even_newer_thing_test.php
even_newer_thing_test2.php
even_newer_thing_test3.php
robot.php
sendmail_test.php
sendmail_test2.php
sendmail_test3.php
showinfo.php
show_server_vars.php
version.php


More complex example: let's move to OpenCart's top install folder and return to the the bank transfer MVC files. We need to create copies of those files, each in its respective directory. They will be used to implement a direct debit payment module. Here's the command line and an extract of the output:

./copy_multi_files.sh preview . ban* bank_transfer.* direct_debit

./catalog/view/language/russian/payment/bank_transfer.php => ./catalog/view/language/russian/payment/direct_debit
./catalog/view/language/czech/payment/bank_transfer.php => ./catalog/view/language/czech/payment/direct_debit
./catalog/view/theme/default/template/payment/bank_transfer.tpl => ./catalog/view/theme/default/template/payment/direct_debit


Oops! Something went wrong! Lucky us, for having used the preview. What's wrong in the above command? The "src" argument is the wrong one. In fact, bank_transfer.* is internally passed to a direct "search and replace" function (sed). It's not expanded with a "file globbing" function but as regular expression. Therefore all the files in the preview are transformed into: direct_debit.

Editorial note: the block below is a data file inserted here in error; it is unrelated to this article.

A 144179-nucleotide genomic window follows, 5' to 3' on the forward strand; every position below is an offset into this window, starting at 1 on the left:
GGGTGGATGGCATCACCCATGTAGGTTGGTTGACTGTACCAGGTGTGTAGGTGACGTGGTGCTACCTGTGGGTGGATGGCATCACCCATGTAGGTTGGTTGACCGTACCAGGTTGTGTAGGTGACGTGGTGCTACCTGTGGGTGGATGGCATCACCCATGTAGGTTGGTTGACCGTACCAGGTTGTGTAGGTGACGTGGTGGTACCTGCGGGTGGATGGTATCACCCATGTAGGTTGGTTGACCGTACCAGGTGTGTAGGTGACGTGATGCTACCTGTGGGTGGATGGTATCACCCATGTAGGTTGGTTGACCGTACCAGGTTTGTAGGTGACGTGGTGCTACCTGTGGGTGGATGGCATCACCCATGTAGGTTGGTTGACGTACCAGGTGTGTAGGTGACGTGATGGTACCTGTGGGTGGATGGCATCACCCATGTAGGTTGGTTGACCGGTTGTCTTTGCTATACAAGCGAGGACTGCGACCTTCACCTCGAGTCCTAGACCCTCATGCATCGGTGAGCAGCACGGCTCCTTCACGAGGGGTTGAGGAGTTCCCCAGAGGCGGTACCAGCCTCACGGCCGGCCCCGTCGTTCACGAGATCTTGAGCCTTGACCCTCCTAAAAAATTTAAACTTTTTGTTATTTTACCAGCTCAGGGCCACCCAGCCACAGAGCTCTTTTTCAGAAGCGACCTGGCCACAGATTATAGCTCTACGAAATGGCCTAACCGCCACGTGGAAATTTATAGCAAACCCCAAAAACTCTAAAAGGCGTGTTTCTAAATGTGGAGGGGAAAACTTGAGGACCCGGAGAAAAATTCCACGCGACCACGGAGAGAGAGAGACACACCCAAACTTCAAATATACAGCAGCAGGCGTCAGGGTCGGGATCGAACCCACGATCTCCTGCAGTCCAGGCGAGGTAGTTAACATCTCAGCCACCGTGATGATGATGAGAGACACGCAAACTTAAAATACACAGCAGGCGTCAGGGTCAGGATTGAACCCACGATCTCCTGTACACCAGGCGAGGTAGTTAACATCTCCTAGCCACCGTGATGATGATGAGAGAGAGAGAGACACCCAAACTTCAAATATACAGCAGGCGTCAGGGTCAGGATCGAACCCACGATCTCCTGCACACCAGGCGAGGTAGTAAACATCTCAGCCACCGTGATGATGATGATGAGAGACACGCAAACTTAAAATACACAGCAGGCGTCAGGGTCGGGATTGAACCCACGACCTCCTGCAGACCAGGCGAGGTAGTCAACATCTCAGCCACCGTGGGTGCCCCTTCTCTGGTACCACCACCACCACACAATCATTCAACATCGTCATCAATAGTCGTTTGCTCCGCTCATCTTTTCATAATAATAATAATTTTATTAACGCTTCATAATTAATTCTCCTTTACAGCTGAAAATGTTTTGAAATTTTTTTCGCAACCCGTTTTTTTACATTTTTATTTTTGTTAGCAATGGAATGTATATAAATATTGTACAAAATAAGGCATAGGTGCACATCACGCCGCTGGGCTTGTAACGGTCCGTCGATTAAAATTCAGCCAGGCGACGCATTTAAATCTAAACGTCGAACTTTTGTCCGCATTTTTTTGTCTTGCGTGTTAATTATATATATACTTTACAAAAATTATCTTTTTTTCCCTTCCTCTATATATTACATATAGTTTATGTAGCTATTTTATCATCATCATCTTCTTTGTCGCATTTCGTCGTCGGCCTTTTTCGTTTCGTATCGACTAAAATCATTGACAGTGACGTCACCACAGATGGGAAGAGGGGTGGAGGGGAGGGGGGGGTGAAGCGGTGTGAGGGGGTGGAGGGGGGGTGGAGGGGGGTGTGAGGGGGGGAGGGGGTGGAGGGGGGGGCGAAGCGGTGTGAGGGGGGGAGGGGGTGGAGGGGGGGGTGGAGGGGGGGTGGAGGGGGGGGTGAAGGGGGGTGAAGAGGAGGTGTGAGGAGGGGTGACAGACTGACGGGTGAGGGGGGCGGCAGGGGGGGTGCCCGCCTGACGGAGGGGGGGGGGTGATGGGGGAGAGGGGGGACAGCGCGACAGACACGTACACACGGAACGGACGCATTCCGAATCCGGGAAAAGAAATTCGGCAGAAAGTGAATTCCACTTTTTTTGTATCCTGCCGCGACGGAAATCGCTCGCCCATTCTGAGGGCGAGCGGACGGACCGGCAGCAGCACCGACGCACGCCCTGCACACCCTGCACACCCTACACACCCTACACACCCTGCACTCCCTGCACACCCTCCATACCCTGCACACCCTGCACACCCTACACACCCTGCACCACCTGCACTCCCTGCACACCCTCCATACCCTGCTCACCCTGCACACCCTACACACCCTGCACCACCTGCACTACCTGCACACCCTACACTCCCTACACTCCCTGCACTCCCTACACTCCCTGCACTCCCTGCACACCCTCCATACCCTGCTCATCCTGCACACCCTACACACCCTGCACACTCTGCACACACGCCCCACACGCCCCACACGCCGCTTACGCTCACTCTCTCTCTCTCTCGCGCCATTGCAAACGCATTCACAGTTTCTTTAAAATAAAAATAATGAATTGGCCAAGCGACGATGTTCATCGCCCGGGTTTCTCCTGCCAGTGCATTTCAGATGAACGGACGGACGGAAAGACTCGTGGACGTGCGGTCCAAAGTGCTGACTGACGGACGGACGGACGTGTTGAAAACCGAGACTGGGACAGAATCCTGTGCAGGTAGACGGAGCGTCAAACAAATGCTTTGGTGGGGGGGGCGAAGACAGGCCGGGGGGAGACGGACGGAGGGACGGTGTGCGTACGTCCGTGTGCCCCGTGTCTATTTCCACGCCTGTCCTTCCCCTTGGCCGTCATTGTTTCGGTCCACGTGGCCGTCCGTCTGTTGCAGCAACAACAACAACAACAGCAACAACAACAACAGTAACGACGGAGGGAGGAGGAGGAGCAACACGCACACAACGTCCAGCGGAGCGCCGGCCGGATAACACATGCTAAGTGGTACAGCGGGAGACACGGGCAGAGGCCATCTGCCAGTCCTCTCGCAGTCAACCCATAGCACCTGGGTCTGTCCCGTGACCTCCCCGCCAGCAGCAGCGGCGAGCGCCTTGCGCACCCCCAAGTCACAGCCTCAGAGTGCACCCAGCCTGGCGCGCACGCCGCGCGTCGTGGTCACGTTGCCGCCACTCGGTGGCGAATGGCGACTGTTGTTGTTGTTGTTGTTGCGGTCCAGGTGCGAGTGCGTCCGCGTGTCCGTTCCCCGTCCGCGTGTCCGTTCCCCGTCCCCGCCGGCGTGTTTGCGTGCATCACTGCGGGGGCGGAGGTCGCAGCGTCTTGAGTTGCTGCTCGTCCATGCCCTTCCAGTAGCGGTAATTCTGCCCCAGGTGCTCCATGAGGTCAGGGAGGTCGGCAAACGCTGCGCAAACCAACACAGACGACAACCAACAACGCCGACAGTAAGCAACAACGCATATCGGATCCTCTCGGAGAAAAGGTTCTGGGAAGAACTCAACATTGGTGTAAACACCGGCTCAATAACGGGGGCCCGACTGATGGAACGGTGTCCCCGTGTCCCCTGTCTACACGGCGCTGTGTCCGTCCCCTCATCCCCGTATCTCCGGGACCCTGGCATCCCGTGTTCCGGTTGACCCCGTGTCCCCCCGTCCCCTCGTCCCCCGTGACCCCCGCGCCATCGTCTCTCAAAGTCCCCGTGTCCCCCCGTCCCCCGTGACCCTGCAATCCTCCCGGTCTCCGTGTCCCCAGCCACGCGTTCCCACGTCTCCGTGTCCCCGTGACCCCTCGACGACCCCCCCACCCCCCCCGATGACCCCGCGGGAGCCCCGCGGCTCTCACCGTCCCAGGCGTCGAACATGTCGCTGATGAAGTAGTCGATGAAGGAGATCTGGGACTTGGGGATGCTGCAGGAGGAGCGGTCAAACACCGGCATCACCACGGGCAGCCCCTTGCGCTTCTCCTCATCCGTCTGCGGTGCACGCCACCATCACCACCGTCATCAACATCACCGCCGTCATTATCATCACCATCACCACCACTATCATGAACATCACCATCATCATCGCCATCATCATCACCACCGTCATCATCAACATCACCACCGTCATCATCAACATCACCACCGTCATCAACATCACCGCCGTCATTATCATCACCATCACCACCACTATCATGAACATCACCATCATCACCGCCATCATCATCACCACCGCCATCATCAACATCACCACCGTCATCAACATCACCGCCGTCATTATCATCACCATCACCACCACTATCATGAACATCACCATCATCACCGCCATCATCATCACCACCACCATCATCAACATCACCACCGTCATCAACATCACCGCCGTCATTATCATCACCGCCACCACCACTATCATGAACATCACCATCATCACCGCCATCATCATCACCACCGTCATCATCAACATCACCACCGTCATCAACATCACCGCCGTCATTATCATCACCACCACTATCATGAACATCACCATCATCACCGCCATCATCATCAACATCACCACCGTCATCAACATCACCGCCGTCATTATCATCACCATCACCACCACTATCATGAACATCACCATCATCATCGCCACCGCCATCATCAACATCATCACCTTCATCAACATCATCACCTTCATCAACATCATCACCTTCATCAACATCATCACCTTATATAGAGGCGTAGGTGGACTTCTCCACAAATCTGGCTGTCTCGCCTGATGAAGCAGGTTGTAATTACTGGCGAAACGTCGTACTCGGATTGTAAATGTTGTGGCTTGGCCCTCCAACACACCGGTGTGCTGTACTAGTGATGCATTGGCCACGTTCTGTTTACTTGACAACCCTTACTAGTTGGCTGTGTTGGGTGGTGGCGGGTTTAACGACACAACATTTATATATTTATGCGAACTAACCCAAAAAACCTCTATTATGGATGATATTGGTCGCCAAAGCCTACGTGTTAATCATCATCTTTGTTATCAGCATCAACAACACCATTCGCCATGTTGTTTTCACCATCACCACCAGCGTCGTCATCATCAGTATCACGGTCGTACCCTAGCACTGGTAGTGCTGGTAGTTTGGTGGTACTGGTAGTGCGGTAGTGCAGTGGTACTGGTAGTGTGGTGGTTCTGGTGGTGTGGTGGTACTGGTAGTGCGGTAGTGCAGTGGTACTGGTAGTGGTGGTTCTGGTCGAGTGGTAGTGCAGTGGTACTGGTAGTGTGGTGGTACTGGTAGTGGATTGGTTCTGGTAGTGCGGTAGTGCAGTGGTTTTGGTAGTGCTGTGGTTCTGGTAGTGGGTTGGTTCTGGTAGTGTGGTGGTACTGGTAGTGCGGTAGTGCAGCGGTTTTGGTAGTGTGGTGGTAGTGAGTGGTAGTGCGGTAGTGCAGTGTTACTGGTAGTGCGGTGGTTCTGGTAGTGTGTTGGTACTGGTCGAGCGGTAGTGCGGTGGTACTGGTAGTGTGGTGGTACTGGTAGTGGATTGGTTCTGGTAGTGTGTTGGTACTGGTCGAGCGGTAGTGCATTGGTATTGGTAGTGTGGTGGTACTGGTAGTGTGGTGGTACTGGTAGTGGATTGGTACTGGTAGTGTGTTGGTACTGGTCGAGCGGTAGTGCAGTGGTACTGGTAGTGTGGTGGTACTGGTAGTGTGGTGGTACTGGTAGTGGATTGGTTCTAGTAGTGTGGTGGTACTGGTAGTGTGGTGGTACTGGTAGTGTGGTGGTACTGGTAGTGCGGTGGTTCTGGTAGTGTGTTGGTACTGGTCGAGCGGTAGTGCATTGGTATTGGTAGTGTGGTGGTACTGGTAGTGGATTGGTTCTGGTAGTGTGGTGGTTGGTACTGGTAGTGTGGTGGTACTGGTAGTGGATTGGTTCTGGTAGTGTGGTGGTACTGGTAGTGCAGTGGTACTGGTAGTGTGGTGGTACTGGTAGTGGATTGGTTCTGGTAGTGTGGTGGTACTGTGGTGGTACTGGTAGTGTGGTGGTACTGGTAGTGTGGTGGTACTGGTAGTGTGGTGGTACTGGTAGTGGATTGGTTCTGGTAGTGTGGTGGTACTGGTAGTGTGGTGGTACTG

Now that we know about this gotcha, we can rewrite the command line to achieve the desired result:

/var/www/copy_multi_files.sh preview . ban* bank_transfer direct_debit

./catalog/view/language/russian/payment/bank_transfer.php => ./catalog/view/language/russian/payment/direct_debit.php
./catalog/view/language/czech/payment/bank_transfer.php => ./catalog/view/language/czech/payment/direct_debit.php
./catalog/view/theme/default/template/payment/bank_transfer.tpl => ./catalog/view/theme/default/template/payment/direct_debit.tpl

Now it works! Now extensions are preserved, even when they change (.php and .tpl).

Follows the little script source code. I strongly suggest to save backups before doing "live" renames and to always use the preview functionality. Remember, this is a recursive Unix script, its effects may be extremely nasty and irreversible!

Source code:

#!/bin/sh

if [ "$#" -eq 0 ] || ( [ "$1" != "preview" ] && [ "$1" != "copy" ] && [ "$1" != "rename" ] )
        then
        echo "Usage:"
        echo "$0 command path name_pattern src dest"
        echo "If command is 'copy' then the script copies src to dest"
        echo "If command is 'rename' then the script renames src to dest"
        echo "If command is 'preview' then the script just shows the matched files"
        echo "Inside path, for every file name matching name_pattern, it copies every src file to dest file"
        echo
        exit 1
fi

for f in $(find "$2" -type f -name "$3" -name "*$4*" )
do
        z=`echo "$f" | sed s/"$4"/"$5"/`

        case "$1" in
                "preview") echo "$f => $z"
                ;;
                "copy") cp -p "$f" "$z"
                ;;
                "rename") mv "$f" "$z"
                ;;
        esac
done